tourism vs nature


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Escrito por ZihuaRob desde 201.127.103.117 (dsl-201-127-103-117.prod-infinitum.com.mx) el día domingo, 03 de septiembre, 2006 a las 18:57:40 horas :

En respuesta a: Re: La Ropa Crocs...? escrito por frostbite desde 69.178.38.8 (8-38-178-69.gci.net) el día domingo, 03 de septiembre, 2006 a las 15:34:18 horas :

The big one was removed because it supposedly "scared" some tourists when returning to its home in the lagoon during the morning hours after feeding overnight in the bay. It didn't do anything other than swim in and walk across the beach. It certainly didn't attack anyone. It didn't even acknowledge the morning beach walkers. But because somebody complained, some municipal authorities felt like making a public show of their dubious authority and ordered it to be removed.

It reminds me of an incident at Buck Island in St. Croix back in the 70's. There used to be a rather large and old barracuda named Charlie who lived there and who all of us who worked as tour guides at Buck Island knew well. Some of us even fed it by hand. One day a rather hefty and inebriated woman from Texas fell off the boat she was on and into the water. Charlie, being close by and who didn't have very good vision at his age, darted towards her to see what the commotion was and then swam away. The woman said the barracuda frightened her. The woman's husband, a Texas oilman, complained to the National Park authorities who themselves were also pals of Charlie's, and as saddened as they were about their duty they had to kill him due to the complaint.

It astounds me that tourists can come to places such as this and because of their ignorance and petty fears they cause the death or relocat1on (a different kind of death) of local fauna. It certainly bodes ill for the future of the rest of the La Ropa cocodrilos, who although they didn't live there previous to about 12 years ago, nevertheless were forced to find new homes when Marina Ixtapa was built and thousand of their species were illegally killed by the developers for their skins without the local, state or federal government even batting an eyelash.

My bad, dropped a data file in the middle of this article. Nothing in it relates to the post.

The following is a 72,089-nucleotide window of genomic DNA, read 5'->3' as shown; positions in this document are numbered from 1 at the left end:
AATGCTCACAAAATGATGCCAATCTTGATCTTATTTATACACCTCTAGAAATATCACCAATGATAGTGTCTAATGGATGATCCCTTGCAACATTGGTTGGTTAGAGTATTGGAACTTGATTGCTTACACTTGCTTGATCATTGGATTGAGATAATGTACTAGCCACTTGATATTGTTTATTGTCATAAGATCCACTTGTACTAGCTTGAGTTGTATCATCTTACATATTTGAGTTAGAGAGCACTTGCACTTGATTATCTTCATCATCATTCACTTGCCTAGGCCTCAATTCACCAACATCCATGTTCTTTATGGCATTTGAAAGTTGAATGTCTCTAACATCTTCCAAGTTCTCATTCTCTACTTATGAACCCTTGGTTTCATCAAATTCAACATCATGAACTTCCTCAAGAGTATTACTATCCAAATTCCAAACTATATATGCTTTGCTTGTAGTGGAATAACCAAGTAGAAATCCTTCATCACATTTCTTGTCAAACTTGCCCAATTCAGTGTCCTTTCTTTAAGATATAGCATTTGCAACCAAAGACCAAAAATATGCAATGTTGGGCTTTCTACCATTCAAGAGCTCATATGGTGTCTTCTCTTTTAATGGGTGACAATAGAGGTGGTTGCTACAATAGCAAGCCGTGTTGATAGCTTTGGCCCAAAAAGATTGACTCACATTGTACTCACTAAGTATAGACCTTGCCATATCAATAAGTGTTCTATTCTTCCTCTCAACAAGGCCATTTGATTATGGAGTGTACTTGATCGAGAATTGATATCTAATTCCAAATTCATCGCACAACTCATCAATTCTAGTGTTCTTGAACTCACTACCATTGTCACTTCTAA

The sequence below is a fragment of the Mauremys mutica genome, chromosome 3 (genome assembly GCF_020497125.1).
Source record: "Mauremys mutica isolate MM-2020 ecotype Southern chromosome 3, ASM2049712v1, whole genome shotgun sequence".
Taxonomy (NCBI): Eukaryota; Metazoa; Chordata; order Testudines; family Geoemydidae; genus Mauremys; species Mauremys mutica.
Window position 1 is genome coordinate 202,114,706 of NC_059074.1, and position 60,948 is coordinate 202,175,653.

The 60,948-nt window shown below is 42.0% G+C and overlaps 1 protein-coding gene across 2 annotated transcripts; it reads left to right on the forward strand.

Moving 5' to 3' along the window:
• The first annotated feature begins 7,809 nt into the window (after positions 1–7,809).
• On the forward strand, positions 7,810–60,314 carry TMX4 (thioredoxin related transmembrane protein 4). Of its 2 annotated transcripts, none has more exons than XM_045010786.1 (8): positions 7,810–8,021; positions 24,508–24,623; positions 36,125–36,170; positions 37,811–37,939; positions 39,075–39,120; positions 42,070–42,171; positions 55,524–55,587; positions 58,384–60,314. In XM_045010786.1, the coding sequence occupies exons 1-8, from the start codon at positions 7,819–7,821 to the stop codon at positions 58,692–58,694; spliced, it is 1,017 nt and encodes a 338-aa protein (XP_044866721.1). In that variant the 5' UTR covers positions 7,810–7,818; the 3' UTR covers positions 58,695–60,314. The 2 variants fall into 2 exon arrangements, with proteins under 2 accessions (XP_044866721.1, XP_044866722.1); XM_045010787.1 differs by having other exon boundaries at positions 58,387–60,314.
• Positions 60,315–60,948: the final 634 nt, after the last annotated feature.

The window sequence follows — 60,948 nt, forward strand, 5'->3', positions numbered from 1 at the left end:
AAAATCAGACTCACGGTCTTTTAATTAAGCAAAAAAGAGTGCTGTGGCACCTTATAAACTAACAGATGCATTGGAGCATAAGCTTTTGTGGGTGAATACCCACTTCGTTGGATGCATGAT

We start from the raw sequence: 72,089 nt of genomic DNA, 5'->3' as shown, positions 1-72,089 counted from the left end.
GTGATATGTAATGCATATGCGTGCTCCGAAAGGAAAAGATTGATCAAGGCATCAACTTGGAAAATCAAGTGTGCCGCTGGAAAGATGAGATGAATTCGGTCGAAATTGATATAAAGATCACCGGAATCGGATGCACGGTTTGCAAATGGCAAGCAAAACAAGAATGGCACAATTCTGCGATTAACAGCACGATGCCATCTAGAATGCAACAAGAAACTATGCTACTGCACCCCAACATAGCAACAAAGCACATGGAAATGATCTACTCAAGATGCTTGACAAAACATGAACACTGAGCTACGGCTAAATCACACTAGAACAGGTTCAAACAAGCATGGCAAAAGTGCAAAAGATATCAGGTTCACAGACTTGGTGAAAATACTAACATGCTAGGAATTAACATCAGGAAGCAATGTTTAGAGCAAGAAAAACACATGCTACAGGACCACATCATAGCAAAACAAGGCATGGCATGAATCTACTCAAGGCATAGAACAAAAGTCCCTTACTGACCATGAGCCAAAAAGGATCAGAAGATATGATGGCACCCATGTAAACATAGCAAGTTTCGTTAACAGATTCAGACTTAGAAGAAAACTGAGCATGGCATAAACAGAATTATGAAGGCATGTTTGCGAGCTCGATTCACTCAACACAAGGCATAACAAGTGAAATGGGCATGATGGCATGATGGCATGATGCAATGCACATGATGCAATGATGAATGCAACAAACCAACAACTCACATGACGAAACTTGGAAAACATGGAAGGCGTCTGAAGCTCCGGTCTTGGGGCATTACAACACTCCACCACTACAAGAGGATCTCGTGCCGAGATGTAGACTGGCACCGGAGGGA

Yet tourists and newcomers keep arriving and causing the slow extinction of numerous local species of fauna. We no longer have parrots or macaws swooping up and down La Ropa beach because so many tourists wanted to buy them and put them in cages in their homes. Iguanas have become an endangered species as much from human consumption as from being sold stuffed and dried to tourists as a "souvenir" (the same with many shellfish).

Hopefully, the people reading this message board are already conscientious and sensitive to the delicate balance between "civilization" and nature, and your visits will not result in further depradation of local flora and fauna. Though each time I see the scarred hillsides where the developments are ongoing for Cerro del Vigía, Puerto Mío, Monte Cristo, and La Majagua I am not reassured. Let's not kill the goose that lays the golden egg by loving it to death. Like the cake, you can't pave paradise and have it, too. ;~)



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